The ICH hopes to avoid detrimental impacts of variability such as delays in medicine availability and the launch of new products, and different approaches to compliance inspections.
The International Conference on Harmonization (ICH) expects to publish its tripartite guideline describing modern quality systems for consultation this spring. This will bring nearer to the end a process that began in 2003 to: "Develop a harmonized pharmaceutical quality system applicable across the life cycle of the product emphasizing an integrated approach to quality risk management and science."
The expectation at this stage is that the guideline will augment existing good manufacturing practices (GMPs) with modern quality system elements for pharmaceutical manufacturing.
It could be argued that the pharmaceutical industry is already awash with documents that define quality systems including several ISO (e.g., ISO 9000: Quality Management Systems), ICH, FDA and Eudralex documents. Indeed, the ICH proposes using many of these documents as its starting point, but then intends that the proposed ICH quality guideline would bridge different regional regulations.
Currently, definitions and interpretations of quality system terms, principles, application and expectations vary between the regions, industry and regulatory agencies. The potential for inconsistencies is exacerbated through using various aspects of quality systems and concepts, particularly when implementing quality by design, continual improvement and quality risk management. Such divergence challenges an efficient and effective industry, and regulatory processes.
By creating an internationally harmonized pharmaceutical quality systems guideline that manufacturers can use to assess their process, products and systems, the ICH hopes to avoid detrimental impacts of variability such as delays in medicine availability and the launch of new products, and different approaches to compliance inspections.
It is also anticipated by ICH and industry this proposed ICH guideline will focus on quality systems that facilitate ICH Q8 "Pharmaceutical Development" and ICH Q9 "Quality Risk Management" implementation, thereby maximizing the benefits of these two guidelines' concepts.
However, harmonizing anything is complex and the consultation process will probably highlight areas of dispute. Most observers though, will be in favour of anything that both improves quality across the board, and assists the industry to develop and demonstrate a process of continual improvement.
The Directorate General for Enterprise and Industry has released a draft document, Ethical Considerations for Clinical Trials Performed in Children, which provides recommendations on various ethical aspects of clinical trials performed on children.1 It aims to contribute to their protection as the subject of clinical trials, as well as facilitate a harmonized approach to clinical trials across the EU Member States. Because the approval (including ethical approval) of clinical trials is primarily a national competence, this harmonization is aimed at facilitating the conduct of clinical trials in the EU.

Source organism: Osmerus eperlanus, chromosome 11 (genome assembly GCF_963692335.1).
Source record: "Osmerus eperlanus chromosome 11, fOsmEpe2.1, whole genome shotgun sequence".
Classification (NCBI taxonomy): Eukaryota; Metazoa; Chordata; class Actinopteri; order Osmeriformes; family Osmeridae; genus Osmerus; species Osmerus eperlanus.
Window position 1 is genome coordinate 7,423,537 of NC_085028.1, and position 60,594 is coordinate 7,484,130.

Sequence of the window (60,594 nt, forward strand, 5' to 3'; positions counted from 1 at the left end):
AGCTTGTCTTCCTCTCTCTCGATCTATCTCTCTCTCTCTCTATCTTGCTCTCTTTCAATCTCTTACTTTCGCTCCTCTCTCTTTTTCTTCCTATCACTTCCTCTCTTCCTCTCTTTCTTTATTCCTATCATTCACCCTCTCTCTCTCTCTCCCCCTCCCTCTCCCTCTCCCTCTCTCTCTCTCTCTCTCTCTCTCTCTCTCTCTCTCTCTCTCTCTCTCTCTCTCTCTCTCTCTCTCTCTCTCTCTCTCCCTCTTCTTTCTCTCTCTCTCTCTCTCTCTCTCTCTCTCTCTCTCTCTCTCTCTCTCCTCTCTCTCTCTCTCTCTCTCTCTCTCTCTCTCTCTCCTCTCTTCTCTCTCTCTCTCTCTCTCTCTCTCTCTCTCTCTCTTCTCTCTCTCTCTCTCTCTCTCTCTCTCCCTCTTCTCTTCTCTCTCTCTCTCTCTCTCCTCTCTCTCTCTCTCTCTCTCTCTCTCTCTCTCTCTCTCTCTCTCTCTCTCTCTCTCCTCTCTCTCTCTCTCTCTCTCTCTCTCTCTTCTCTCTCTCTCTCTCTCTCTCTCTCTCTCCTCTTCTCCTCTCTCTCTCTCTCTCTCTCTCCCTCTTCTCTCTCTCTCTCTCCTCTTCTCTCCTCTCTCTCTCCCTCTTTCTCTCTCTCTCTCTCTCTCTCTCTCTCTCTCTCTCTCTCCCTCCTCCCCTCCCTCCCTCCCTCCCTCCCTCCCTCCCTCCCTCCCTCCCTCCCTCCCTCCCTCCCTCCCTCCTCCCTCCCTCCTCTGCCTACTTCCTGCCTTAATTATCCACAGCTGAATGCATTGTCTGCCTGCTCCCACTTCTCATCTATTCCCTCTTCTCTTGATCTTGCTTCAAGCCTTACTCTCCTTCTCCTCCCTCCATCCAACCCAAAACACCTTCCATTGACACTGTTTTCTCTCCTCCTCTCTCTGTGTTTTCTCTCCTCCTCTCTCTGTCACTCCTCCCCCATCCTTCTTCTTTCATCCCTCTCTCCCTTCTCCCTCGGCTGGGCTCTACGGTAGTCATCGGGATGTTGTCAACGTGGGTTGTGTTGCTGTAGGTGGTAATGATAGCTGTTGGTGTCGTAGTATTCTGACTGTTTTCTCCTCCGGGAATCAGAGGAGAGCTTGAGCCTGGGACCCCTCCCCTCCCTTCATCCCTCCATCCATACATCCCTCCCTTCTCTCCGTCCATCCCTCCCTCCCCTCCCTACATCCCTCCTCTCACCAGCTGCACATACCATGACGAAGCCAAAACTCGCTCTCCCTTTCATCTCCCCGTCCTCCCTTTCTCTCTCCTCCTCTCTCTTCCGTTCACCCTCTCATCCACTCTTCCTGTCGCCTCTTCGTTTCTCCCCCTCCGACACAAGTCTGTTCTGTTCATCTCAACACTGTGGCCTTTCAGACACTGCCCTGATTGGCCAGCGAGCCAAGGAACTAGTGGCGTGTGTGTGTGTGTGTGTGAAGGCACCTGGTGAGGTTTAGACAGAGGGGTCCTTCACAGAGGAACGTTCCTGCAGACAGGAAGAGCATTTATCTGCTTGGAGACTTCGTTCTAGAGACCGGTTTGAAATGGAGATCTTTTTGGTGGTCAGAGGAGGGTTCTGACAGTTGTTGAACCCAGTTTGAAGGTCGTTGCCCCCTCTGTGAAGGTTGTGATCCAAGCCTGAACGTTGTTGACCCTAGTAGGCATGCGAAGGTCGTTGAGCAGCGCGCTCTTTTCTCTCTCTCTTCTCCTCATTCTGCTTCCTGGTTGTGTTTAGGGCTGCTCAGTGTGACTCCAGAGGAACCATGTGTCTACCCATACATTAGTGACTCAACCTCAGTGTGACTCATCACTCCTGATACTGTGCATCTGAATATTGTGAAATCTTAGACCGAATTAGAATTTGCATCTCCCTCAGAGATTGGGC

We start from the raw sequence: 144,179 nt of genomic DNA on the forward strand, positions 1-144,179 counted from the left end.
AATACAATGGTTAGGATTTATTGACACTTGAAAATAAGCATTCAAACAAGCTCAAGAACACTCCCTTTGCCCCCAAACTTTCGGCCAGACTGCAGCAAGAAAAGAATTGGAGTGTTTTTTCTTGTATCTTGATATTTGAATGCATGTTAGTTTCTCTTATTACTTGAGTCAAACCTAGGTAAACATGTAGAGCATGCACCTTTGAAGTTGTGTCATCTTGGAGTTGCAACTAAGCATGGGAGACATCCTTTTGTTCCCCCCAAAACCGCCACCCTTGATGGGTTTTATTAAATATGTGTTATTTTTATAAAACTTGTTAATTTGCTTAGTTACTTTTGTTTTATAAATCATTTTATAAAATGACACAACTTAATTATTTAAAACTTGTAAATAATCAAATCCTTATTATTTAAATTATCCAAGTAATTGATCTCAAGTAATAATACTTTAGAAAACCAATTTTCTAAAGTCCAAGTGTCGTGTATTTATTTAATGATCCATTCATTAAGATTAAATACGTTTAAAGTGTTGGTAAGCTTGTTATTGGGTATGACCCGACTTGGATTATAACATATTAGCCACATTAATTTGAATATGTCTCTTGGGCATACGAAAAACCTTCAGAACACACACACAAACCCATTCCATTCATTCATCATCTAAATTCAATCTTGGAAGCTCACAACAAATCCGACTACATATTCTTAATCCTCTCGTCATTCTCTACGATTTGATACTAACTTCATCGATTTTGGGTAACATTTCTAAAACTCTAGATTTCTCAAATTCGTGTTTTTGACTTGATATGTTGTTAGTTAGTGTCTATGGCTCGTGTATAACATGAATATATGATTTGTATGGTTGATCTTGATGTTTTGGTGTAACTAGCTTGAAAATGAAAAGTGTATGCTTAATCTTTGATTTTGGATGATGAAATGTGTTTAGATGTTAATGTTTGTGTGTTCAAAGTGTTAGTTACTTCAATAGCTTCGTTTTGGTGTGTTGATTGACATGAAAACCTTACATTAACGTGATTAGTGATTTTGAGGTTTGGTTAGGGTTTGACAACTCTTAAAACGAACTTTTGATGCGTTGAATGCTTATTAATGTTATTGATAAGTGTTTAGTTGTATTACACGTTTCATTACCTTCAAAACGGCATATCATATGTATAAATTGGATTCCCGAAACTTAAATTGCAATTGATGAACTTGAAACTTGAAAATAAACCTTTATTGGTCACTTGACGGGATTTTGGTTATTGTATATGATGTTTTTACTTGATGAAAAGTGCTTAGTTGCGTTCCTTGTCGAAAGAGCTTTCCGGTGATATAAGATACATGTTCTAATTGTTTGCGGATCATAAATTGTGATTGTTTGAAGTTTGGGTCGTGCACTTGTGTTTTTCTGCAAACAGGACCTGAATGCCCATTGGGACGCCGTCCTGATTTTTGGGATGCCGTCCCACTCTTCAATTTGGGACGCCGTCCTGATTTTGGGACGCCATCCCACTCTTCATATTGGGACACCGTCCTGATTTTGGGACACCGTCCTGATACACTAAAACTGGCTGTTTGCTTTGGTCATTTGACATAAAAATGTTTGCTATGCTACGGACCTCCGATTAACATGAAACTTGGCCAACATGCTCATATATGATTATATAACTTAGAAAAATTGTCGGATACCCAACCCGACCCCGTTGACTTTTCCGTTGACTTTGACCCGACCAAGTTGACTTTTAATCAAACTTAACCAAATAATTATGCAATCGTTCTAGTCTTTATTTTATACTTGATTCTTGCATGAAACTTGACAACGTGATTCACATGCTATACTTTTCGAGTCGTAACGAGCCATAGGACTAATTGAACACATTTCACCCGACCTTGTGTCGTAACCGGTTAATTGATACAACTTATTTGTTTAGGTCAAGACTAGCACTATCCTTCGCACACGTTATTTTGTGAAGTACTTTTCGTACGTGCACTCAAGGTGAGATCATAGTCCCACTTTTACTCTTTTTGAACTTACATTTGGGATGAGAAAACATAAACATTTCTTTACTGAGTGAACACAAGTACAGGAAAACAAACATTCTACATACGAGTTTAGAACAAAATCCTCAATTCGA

The third recital of Directive 2001/20/EC (the Clinical Trials Directive) recognized the need to investigate medicinal products in the vulnerable population of children (or 'minors' according to the Clinical Trials Directive) while ensuring their protection. Specific reference was made to the "need for clinical trials involving children to improve the treatment available to them". It went on to observe that: "Criteria for the protection of children in clinical trials therefore need to be laid down."
In addition to the Directive, the proposed guidelines will also have to be read in the context of other directives including:
National legislation also comes to bear on the guidelines because different nationalities within the EU have widely differing legislation defining key concepts such as a 'minor' and the 'legal representative of a minor.' In clinical trials involving children, issues of consent and assent are complicated, and despite the International Convention on Human Rights and the Helsinki Declaration, there is scope for national differences concerning what is actually required to gain the consent of a legal representative.
For older children, confidentiality issues must be addressed, and potential conflicts of interest concerning information disclosure to a parent or legal guardian. Again, there are national differences in data protection legislation.
It is these issues, and many others outlined in the recommendations, that highlight the need to develop specific guidelines for clinical trials in children to be followed across all EU nations.
It is also important to recognize that children are not small adults. Differences in pharmacokinetics and dynamics, and in adverse reactions are common in children compared with adults. Growth and maturation processes, as well as particular diseases, are not found in adults. Specific consequences of medical interventions may be seen in children and may appear long after exposure. This has, unfortunately, been demonstrated by catastrophes with the use of untested medicinal products, which most often occurred in children.
Because of the special protection children deserve, these recommendations (Ethical Considerations for Clinical Trials Performed in Children) argue that they should not be the subject of clinical trials when the research can be done in less vulnerable subjects (i.e., adults). If research in children proves necessary, the least vulnerable among them should usually be included (i.e., older children).
Consultation on this document is scheduled to end on 31 January.
Andy Martin is pharmaceutical training centre manager at RSSL, UK.
1. Ethical Considerations for Clinical Trials Performed in Children http://ec.europa.eu